Major League Lacrosse, one of the country's two professional field lacrosse leagues, held its Collegiate Draft tonight at the Philadelphia Marriott Downtown. It's a little odd for a professional league to hold its draft before the commencement of a season, but in the end people attended the event and everything. Another feather in the cap for America!
Peter Baum -- long expected to be the first pick in the draft (regardless of whether he chooses to pursue the MLL or LXM Pro) -- was taken right off the top by the Ohio Machine; he'll join 2012 first-round pick Steele Stanwick (second overall) as cornerstones to the franchise's attack. Chris LaPierre (Virginia), Tucker Durkin (Johns Hopkins), Jesse Bernhardt (Maryland), Josh Hawkins (Loyola), Cameron Flint (Denver), Brian Megill (Syracuse), and Mike Sawyer (Loyola) followed in the first round. (New York retained Rob Pannell's rights from last year's draft when the Lizards took the Cornellian first overall.) For a full recap of the affair, click this text that I have designed as a link to another Internet computing webpage.
As this is a site dedicated to Division I college lacrosse, here's a few nuggets from the MLL draft tonight relative to college lacrosse concerns:
Number of Division I Programs Represented
There are 63 schools that will field a Division I team this season. Almost half of those -- 30, to be exact -- will have at least one player that was selected in the MLL Collegiate Draft tonight. That's a nice number, showing the depth of talent that exists in college lacrosse's highest division.
Highest Number of Draft Picks (School)
If you like to smash crabs with hammers, tonight was a good night for your presumed lacrosse rooting interests. Johns Hopkins, Maryland, and Loyola each ended the night with five draft picks, accounting for almost a quarter of the draft in totem. Rounding out the top five schools were Notre Dame (four) and Massachusetts, Duke, Hofstra, Denver, Ohio State, and Lehigh with three each. Maryland and Loyola dominated the first two rounds with three picks each -- those six accounting for about 38 percent of the selections in the first two rounds -- with only one other school -- Denver -- approaching that volume with two.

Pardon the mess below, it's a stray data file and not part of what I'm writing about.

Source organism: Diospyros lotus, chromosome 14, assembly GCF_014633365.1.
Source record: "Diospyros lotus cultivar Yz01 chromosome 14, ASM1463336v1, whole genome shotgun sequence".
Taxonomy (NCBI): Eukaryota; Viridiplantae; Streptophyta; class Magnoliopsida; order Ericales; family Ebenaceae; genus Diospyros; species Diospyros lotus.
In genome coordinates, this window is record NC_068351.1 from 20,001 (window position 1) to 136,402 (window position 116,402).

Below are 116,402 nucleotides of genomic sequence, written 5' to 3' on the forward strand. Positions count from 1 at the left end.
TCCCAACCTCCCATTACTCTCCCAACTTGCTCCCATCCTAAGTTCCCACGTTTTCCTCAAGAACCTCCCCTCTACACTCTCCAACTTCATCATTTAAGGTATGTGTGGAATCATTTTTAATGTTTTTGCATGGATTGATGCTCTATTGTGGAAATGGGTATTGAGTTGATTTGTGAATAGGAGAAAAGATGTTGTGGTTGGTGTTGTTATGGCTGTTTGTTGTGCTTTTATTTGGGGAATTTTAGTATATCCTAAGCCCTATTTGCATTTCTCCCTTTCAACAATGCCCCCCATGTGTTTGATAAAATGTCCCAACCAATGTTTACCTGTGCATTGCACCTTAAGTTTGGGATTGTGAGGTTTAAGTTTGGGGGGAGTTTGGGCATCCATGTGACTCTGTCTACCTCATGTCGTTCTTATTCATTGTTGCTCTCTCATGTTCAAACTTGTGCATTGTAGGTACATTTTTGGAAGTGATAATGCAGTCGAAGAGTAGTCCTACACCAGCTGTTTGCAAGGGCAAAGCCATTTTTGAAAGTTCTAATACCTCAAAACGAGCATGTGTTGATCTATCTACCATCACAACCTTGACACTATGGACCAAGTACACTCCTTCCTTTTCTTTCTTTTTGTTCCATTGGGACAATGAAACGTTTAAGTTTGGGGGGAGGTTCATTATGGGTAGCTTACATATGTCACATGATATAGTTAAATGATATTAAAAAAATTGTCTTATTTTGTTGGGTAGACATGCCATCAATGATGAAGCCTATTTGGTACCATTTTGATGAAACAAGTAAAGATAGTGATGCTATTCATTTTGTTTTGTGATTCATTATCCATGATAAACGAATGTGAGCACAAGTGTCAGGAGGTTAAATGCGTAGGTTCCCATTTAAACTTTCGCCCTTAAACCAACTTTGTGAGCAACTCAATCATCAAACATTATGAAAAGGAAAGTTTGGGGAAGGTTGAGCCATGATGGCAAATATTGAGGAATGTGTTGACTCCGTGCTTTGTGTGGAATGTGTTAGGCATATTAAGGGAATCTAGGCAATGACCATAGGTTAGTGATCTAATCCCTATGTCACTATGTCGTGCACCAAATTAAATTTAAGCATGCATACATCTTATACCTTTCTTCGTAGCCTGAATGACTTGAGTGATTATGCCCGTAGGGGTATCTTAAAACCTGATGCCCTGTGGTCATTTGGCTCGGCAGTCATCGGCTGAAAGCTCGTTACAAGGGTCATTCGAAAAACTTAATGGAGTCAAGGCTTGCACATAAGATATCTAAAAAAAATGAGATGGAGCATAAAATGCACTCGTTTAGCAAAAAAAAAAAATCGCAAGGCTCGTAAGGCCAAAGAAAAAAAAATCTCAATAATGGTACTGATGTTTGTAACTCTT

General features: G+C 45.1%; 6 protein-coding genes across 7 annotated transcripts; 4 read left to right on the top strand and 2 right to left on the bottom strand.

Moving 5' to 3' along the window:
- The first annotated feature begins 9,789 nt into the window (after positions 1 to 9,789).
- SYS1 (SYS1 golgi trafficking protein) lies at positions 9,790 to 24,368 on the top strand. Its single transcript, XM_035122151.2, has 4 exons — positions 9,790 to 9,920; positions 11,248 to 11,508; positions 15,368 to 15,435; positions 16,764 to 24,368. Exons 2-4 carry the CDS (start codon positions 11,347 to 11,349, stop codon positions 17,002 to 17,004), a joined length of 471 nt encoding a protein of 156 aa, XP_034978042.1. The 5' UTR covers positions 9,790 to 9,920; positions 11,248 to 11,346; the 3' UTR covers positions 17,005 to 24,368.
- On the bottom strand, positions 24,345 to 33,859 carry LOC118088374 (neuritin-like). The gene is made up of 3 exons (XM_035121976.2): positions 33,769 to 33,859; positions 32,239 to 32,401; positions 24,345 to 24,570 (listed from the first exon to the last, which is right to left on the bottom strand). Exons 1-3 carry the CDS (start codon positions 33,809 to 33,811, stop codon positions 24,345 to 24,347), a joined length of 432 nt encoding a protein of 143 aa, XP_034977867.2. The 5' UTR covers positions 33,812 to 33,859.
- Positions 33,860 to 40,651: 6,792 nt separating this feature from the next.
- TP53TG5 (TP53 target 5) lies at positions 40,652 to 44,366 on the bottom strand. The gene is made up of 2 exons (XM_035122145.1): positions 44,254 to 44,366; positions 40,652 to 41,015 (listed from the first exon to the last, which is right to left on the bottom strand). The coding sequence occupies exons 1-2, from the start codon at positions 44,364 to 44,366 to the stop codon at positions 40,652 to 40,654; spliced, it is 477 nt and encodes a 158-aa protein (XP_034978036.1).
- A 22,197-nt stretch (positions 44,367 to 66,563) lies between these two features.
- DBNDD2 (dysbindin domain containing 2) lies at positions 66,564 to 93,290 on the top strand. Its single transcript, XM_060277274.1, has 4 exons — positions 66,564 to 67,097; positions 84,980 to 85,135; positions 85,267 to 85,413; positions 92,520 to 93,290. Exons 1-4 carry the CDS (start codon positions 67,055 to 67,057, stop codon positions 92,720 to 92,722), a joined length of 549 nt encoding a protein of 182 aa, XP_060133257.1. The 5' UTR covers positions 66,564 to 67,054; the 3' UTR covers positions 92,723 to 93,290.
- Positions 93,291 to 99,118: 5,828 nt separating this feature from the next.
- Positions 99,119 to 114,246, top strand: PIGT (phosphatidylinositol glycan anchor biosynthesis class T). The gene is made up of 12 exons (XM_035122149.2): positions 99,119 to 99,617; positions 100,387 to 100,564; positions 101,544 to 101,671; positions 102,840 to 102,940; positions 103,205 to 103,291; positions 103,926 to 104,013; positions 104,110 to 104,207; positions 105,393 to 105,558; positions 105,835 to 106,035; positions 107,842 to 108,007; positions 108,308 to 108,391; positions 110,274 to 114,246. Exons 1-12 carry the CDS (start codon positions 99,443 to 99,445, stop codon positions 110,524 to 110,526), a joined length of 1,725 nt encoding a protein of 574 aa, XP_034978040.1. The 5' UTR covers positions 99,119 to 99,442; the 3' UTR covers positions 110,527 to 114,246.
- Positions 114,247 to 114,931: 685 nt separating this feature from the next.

Highest Number of Draft Picks (Conference)
It wasn't just a big night for Loyola, college boy. In fact, its conference -- the ECAC -- dominated the draft, totalling 13 out of the 64 selections made. The ACC finished second among leagues with 11 selections, with the Big East coming in third with nine picks and the Colonial Athletic Association (eight), and Patriot League (seven) rounding out the top five.
In terms of where conferences made their hay, the ACC and ECAC were the horses of the first four rounds, notching nine selections each over the first 32 picks (over half of the selections). The Big East dominated late with seven picks coming over the final 32 selections and the Patriot League and CAA pulling in five each in those last four rounds. In the first two rounds -- money rounds where the stakes involve yachts and fingers -- it was all the ECAC and ACC, recording six and five selections, respectively, over the first 16 picks. That's an incredible saturation of MLL draftees in just two conferences, with no other league seeing more than one pick in the first two stanzas.
Eligible 2012 First Through Third Team All-Americans and Where They Were Taken
There were 15 guys from last year's All-America lists (first through third teams) that were eligible for the MLL draft and were subsequently selected:
Peter Baum: 1st (overall)
Will Manny: 14th
Tuker Durkin: 3rd
John Kemp: 25th
Marcus Holman: 12th
Mike Sawyer: 8th
Chris LaPierre: 2nd
John Ranagan: 17th
Jesse Bernhardt: 4th
Chase Carraro: 13th
Brian Megill: 7th
Jason Noble: 10th
Logan Schuss: 11th
Garrett Thul: 21st
Scott Ratliff: 9th
The Overall Leaderboard
Assuming I counted correctly (and that may or may not be the case), Syracuse still leads the way in overall MLL draft selections with 45. Virginia comes in second with 41, with Hopkins (35), Maryland (33), Notre Dame (26), Massachusetts (25), Duke (24), Georgetown (23), Hofstra (22), and North Carolina (21) rounding out the top 10.